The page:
Showing posts with label Windows XP. Show all posts
Showing posts with label Windows XP. Show all posts

How to Install Windows XP - Step by Step Installation

Windows XP is one of Microsoft’s most popular operating systems, and though it’s starting to show its age, many people still use it exclusively. Whether you’ve got an old computer that you want to get functioning again or you want to install XP on your new machine, it will only take a short while.

Note: Microsoft is no longer supporting Windows XP, which means it will no longer receive essential security fixes. It is highly recommended that you consider upgrading to a newer version of  Windows, such as Windows 8, Windows 8.1 or Windows10

1 Setup

1 Ensure that your computer can run Windows XP. 

Your computer will need to meet or exceed the minimum system requirements in order to run Windows XP. You can find your system information by either checking the computer manufacturer's manual, or by running DirectX Diagnostic on an existing Windows operating system of the computer.
  • To start the DirectX Diagnostic, open the Run dialog (press WinKey+R simultaneously), type dxdiag, and click OK.
  • Minimum System Requirements
    • 300 MHz Intel or AMD CPU
    • 128 megabytes (MB) of system RAM
    • 1.5 gigabytes (GB) of available drive space
    • Super VGA (800x600) or higher display adapter
    • CD or DVD-ROM
    • Keyboard and mouse, or other pointing devices
    • Network Interface Adapter required for Internet and Network Connectivity
    • Sound card and speakers or headphones

2 Find your Windows XP Product Key. 

It is printed on a sticker on your software package or located on the computer itself. It is a string of 5 groups of characters (each 5 long), separated by dashes, resulting in 25 characters in all. You need the product key to complete installing Windows

3 Set your computer to boot from CD/DVD.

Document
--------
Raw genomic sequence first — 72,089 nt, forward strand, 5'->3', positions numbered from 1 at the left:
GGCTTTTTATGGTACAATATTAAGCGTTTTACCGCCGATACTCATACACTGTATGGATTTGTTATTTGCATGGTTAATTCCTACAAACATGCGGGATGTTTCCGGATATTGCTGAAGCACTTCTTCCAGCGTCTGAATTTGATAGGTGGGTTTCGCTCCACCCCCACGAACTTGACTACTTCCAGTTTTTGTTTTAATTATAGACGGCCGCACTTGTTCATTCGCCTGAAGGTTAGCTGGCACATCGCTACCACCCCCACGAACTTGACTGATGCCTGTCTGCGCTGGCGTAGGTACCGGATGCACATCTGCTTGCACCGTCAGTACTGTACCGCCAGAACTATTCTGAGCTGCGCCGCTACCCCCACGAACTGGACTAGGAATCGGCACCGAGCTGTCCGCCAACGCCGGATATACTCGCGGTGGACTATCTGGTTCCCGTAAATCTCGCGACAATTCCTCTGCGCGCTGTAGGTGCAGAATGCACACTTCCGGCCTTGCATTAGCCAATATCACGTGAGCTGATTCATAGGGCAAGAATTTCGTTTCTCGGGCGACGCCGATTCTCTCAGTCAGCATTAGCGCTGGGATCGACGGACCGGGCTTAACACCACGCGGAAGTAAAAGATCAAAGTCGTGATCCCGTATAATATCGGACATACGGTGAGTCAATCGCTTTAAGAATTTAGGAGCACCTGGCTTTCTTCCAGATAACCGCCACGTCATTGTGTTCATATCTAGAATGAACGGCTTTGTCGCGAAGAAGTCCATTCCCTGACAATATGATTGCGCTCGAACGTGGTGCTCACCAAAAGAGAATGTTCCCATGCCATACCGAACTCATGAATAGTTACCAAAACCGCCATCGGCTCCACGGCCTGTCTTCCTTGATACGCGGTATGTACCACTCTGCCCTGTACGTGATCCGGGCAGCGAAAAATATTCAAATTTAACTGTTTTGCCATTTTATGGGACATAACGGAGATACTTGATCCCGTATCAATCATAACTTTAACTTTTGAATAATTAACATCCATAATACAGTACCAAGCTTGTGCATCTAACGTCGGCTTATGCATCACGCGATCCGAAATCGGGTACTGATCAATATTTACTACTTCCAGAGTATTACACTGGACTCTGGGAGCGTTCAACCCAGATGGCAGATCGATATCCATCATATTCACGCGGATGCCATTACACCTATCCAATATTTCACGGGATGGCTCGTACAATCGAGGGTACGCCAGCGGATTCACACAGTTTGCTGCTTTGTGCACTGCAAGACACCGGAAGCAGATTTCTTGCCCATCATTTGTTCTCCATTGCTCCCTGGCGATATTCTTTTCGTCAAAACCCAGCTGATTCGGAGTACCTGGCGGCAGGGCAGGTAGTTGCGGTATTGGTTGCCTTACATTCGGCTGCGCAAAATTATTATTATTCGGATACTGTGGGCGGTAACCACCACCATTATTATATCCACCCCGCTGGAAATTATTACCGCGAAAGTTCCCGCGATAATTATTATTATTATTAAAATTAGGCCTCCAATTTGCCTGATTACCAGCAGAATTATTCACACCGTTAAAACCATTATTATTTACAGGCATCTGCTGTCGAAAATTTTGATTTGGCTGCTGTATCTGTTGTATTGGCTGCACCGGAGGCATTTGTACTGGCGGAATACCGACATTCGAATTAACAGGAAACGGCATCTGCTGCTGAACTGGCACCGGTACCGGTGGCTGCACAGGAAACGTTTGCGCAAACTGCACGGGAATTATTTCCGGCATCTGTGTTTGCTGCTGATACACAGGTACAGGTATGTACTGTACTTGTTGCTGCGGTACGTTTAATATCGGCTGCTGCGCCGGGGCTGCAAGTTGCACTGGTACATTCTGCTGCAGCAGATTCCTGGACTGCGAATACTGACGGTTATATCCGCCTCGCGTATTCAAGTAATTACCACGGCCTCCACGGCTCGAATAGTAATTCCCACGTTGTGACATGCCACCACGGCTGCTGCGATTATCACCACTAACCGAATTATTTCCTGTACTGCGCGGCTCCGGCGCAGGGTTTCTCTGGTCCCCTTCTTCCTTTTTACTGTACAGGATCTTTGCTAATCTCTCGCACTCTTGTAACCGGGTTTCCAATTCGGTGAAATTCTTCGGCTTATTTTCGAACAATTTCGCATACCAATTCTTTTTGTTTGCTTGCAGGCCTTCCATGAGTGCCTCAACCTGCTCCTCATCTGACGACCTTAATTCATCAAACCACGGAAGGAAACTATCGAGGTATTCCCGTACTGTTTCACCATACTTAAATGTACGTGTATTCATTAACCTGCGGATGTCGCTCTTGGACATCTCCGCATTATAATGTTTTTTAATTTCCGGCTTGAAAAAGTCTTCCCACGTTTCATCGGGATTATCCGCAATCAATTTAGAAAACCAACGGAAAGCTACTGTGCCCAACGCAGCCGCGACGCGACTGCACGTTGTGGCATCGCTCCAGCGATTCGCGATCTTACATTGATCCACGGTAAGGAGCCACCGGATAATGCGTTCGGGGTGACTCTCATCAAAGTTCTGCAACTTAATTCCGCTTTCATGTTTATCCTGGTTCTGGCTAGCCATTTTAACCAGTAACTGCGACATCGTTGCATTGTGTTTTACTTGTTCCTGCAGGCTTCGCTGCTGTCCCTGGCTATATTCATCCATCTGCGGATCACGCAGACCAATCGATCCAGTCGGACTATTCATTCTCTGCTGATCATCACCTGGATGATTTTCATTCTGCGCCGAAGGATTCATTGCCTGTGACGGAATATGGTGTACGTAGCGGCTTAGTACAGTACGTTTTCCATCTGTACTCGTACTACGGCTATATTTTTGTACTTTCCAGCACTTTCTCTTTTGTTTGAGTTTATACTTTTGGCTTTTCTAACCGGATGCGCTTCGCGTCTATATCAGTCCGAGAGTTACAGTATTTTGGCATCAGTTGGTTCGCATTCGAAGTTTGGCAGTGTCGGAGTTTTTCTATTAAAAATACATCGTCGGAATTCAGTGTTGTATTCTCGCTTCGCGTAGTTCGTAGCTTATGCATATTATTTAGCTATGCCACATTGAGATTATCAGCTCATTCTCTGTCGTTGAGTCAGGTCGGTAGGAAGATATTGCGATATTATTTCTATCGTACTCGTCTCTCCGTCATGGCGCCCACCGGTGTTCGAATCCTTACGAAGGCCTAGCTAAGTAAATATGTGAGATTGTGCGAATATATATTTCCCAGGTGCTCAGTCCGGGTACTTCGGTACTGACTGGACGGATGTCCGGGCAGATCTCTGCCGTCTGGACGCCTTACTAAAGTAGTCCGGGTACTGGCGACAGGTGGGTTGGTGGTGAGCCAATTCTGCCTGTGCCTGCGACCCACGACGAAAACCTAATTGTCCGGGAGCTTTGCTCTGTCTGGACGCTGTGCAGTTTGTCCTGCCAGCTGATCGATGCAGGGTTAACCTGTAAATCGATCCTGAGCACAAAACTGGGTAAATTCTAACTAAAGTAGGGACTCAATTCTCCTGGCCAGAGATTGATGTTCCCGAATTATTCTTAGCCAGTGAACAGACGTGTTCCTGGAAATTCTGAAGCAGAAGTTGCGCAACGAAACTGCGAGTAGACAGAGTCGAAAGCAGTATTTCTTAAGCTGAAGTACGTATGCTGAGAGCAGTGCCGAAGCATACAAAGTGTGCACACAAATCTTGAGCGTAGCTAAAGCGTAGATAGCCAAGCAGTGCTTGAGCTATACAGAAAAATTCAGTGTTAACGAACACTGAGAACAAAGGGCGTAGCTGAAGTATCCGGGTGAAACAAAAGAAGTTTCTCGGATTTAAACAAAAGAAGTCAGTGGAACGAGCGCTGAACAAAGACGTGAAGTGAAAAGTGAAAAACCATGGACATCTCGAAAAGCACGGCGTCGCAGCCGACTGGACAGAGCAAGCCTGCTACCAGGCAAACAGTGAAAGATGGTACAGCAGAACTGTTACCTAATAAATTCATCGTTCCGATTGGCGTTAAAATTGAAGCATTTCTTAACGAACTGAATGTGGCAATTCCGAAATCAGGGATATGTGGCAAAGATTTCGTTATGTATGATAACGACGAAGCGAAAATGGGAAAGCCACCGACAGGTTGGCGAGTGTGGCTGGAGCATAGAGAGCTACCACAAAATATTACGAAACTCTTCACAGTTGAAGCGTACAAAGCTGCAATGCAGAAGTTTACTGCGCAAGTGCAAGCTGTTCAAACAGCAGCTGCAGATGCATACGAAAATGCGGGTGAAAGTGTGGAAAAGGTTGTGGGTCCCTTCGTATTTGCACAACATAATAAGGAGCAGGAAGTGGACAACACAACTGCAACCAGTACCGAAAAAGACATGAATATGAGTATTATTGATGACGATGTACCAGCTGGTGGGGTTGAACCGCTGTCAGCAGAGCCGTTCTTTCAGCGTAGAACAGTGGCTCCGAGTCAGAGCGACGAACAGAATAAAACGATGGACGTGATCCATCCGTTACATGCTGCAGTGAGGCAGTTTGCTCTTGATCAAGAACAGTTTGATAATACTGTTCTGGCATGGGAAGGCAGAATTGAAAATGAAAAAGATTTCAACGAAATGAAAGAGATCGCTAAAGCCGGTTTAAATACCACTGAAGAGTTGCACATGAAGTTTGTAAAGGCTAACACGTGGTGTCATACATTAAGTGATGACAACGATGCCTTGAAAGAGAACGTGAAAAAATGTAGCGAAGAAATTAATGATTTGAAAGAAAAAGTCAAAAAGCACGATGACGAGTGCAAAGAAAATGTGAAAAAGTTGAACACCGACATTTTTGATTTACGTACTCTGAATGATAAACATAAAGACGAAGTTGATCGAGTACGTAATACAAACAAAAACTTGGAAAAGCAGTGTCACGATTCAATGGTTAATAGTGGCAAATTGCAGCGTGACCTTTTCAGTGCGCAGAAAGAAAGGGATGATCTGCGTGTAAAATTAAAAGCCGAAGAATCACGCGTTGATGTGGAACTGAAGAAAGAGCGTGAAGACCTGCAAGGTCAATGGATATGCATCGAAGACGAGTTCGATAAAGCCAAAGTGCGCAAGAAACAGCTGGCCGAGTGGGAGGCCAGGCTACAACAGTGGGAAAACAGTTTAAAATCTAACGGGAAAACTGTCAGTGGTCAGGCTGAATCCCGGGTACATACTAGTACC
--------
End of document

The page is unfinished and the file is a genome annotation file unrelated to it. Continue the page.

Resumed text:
Before inserting the CD, you'll need to set your computer to boot from a CD instead of from the hard drive. This will allow you to load the Windows XP setup files before your computer boots to its installed operating system. You can change the boot order from the BOOT menu in your BIOS.
  • To enter the BIOS of your computer, you usually press F9 or DEL when your computer starts or notifies you that you can enter "setup". Click the green "BIOS" link for more information. [1]
  • In the BOOT menu, set the order so that your CD/DVD-ROM drive is set as the 1st Boot Device.
  • If you are installing Windows XP from a USB drive, make sure that the USB drive is set as the 1st Boot Device. You may need to have the USB drive inserted for it to appear as an option.

Part 2 Installation

1 Load the installer. 

Once your Boot Order is set, insert the Windows XP CD into your drive and Save and Exit from the BIOS. Your computer will reboot and you will be presented with the message: Press any key to boot from CD. Press any key on your keyboard to start the Setup program.
  • Setup will load files necessary to begin the installation, which may take a few moments. Once the loading is complete, you will be taken to the Welcome screen.

2 Press ENTER to begin installation.